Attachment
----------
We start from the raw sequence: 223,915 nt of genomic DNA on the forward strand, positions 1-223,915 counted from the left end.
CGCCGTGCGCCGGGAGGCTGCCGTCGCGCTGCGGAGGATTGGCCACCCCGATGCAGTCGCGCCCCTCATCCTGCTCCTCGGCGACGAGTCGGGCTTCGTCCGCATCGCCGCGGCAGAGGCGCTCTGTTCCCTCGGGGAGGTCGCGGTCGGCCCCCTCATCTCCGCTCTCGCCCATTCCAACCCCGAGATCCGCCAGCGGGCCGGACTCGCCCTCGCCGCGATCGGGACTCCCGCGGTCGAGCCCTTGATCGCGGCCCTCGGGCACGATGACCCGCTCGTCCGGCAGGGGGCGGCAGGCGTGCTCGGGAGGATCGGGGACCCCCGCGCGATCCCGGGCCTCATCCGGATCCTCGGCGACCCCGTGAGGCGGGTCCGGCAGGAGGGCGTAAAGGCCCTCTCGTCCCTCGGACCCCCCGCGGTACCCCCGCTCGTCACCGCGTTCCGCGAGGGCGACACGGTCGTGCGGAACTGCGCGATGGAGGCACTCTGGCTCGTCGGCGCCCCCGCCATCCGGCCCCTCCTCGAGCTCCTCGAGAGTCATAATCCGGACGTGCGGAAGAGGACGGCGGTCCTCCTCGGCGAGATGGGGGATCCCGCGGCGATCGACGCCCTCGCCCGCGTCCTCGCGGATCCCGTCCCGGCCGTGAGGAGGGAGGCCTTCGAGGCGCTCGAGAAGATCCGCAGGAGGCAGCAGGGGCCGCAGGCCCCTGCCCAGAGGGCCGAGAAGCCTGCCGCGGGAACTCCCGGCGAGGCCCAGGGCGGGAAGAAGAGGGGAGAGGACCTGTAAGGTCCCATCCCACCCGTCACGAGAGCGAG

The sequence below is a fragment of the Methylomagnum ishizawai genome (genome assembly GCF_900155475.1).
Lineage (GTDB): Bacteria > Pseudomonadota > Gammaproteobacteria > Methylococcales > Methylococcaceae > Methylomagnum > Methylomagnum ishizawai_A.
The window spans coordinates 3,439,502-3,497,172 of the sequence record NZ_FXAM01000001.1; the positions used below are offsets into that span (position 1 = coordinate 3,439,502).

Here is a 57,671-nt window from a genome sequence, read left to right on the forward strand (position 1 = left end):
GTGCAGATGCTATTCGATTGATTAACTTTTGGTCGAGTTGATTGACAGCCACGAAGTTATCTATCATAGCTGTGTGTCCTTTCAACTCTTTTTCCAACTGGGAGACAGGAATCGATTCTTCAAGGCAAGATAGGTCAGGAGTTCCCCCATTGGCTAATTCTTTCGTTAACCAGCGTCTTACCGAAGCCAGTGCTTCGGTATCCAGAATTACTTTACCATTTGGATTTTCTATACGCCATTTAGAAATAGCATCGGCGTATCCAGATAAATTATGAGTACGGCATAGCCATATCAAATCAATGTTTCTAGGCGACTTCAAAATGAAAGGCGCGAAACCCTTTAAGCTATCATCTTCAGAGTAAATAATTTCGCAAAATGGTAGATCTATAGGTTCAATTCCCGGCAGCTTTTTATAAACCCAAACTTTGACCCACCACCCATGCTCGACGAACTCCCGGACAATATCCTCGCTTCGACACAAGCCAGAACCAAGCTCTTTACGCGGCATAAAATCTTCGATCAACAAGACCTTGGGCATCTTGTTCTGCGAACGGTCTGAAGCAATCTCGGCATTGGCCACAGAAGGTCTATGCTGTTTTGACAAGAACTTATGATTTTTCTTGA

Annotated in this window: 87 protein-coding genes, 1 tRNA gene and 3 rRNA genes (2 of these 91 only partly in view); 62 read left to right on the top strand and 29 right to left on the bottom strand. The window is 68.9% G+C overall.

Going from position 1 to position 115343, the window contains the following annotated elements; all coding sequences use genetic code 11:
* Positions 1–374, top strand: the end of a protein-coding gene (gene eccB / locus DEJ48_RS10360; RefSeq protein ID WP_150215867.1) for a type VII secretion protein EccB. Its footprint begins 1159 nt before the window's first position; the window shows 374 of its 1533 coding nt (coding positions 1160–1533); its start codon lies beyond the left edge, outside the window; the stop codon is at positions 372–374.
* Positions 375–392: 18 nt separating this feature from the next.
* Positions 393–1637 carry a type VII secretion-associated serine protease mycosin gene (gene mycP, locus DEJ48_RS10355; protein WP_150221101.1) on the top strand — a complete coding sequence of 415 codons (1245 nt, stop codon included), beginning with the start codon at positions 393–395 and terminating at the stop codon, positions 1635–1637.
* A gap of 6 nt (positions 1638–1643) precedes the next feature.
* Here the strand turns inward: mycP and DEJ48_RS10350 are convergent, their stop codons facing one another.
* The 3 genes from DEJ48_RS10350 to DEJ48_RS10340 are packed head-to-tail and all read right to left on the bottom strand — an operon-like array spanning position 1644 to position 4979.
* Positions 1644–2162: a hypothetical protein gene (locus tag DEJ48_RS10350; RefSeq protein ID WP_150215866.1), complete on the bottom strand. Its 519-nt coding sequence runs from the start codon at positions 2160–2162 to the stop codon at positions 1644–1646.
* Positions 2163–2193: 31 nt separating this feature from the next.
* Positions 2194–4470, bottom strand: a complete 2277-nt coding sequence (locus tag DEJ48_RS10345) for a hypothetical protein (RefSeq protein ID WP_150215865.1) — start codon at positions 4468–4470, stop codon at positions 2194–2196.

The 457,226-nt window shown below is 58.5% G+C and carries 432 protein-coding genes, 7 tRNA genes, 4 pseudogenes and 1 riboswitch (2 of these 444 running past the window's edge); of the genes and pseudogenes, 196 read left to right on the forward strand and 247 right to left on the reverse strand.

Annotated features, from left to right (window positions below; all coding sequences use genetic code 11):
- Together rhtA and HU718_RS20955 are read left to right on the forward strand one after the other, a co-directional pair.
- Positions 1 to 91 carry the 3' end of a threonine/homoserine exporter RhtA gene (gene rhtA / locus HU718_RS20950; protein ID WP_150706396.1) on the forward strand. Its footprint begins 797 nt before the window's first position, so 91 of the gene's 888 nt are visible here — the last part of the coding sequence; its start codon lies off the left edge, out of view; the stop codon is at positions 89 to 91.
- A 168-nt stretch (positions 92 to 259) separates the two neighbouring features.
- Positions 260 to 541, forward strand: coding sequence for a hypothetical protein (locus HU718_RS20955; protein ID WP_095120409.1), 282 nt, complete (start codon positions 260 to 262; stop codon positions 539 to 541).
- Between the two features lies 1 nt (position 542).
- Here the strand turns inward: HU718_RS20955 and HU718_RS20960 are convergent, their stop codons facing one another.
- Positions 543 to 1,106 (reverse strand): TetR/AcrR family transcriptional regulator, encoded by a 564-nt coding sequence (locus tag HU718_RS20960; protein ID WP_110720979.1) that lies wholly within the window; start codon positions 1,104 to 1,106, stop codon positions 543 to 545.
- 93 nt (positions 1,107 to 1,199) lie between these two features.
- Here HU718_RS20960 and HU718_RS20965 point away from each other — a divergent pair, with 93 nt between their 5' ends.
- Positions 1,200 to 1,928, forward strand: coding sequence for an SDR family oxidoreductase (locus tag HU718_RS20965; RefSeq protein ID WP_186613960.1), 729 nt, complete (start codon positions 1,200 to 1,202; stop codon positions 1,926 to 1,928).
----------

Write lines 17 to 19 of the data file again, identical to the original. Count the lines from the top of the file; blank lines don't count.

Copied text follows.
* Positions 2163–2193: 31 nt separating this feature from the next.
* Positions 2194–4470, bottom strand: a complete 2277-nt coding sequence (locus tag DEJ48_RS10345) for a hypothetical protein (RefSeq protein ID WP_150215865.1) — start codon at positions 4468–4470, stop codon at positions 2194–2196.

The 457,226-nt window shown below is 58.5% G+C and carries 432 protein-coding genes, 7 tRNA genes, 4 pseudogenes and 1 riboswitch (2 of these 444 running past the window's edge); of the genes and pseudogenes, 196 read left to right on the forward strand and 247 right to left on the reverse strand.